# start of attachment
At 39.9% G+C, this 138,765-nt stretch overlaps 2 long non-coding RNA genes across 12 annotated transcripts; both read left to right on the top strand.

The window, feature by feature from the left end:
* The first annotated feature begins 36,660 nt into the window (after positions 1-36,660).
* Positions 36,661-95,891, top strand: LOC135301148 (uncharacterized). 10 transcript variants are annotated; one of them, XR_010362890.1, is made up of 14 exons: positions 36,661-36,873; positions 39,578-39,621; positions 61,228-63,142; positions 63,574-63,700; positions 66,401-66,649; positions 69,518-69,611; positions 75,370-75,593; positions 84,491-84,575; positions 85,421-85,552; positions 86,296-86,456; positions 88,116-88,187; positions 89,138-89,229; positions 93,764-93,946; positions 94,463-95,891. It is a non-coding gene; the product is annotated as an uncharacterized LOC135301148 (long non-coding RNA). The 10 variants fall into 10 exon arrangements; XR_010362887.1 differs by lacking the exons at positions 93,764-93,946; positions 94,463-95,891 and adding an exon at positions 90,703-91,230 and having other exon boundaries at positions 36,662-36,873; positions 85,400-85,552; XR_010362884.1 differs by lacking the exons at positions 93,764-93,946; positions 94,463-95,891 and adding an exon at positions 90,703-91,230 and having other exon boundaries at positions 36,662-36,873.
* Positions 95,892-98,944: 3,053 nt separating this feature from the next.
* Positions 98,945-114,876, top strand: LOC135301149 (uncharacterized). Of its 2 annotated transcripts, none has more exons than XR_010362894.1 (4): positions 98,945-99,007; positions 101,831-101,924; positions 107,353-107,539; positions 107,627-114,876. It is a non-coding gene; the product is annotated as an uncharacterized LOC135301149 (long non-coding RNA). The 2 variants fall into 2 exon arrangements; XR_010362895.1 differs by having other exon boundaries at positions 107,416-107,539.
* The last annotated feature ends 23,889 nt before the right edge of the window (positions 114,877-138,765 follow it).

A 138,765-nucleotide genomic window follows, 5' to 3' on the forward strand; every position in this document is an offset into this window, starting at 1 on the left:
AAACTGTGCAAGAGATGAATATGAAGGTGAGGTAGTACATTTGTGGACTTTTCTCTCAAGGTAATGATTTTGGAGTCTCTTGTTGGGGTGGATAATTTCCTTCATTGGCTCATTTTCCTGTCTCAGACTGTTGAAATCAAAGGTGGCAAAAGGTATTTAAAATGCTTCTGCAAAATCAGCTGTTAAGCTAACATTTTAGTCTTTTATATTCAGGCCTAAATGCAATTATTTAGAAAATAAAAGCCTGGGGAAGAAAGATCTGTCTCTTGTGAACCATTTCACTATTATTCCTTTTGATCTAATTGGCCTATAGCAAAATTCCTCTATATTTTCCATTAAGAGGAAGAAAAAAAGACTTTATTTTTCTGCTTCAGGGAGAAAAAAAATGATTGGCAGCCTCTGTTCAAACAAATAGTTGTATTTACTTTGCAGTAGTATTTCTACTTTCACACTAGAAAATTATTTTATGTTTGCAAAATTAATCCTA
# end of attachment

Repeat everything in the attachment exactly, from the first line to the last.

At 39.9% G+C, this 138,765-nt stretch overlaps 2 long non-coding RNA genes across 12 annotated transcripts; both read left to right on the top strand.

The window, feature by feature from the left end:
* The first annotated feature begins 36,660 nt into the window (after positions 1-36,660).
* Positions 36,661-95,891, top strand: LOC135301148 (uncharacterized). 10 transcript variants are annotated; one of them, XR_010362890.1, is made up of 14 exons: positions 36,661-36,873; positions 39,578-39,621; positions 61,228-63,142; positions 63,574-63,700; positions 66,401-66,649; positions 69,518-69,611; positions 75,370-75,593; positions 84,491-84,575; positions 85,421-85,552; positions 86,296-86,456; positions 88,116-88,187; positions 89,138-89,229; positions 93,764-93,946; positions 94,463-95,891. It is a non-coding gene; the product is annotated as an uncharacterized LOC135301148 (long non-coding RNA). The 10 variants fall into 10 exon arrangements; XR_010362887.1 differs by lacking the exons at positions 93,764-93,946; positions 94,463-95,891 and adding an exon at positions 90,703-91,230 and having other exon boundaries at positions 36,662-36,873; positions 85,400-85,552; XR_010362884.1 differs by lacking the exons at positions 93,764-93,946; positions 94,463-95,891 and adding an exon at positions 90,703-91,230 and having other exon boundaries at positions 36,662-36,873.
* Positions 95,892-98,944: 3,053 nt separating this feature from the next.
* Positions 98,945-114,876, top strand: LOC135301149 (uncharacterized). Of its 2 annotated transcripts, none has more exons than XR_010362894.1 (4): positions 98,945-99,007; positions 101,831-101,924; positions 107,353-107,539; positions 107,627-114,876. It is a non-coding gene; the product is annotated as an uncharacterized LOC135301149 (long non-coding RNA). The 2 variants fall into 2 exon arrangements; XR_010362895.1 differs by having other exon boundaries at positions 107,416-107,539.
* The last annotated feature ends 23,889 nt before the right edge of the window (positions 114,877-138,765 follow it).

A 138,765-nucleotide genomic window follows, 5' to 3' on the forward strand; every position in this document is an offset into this window, starting at 1 on the left:
AAACTGTGCAAGAGATGAATATGAAGGTGAGGTAGTACATTTGTGGACTTTTCTCTCAAGGTAATGATTTTGGAGTCTCTTGTTGGGGTGGATAATTTCCTTCATTGGCTCATTTTCCTGTCTCAGACTGTTGAAATCAAAGGTGGCAAAAGGTATTTAAAATGCTTCTGCAAAATCAGCTGTTAAGCTAACATTTTAGTCTTTTATATTCAGGCCTAAATGCAATTATTTAGAAAATAAAAGCCTGGGGAAGAAAGATCTGTCTCTTGTGAACCATTTCACTATTATTCCTTTTGATCTAATTGGCCTATAGCAAAATTCCTCTATATTTTCCATTAAGAGGAAGAAAAAAAGACTTTATTTTTCTGCTTCAGGGAGAAAAAAAATGATTGGCAGCCTCTGTTCAAACAAATAGTTGTATTTACTTTGCAGTAGTATTTCTACTTTCACACTAGAAAATTATTTTATGTTTGCAAAATTAATCCTA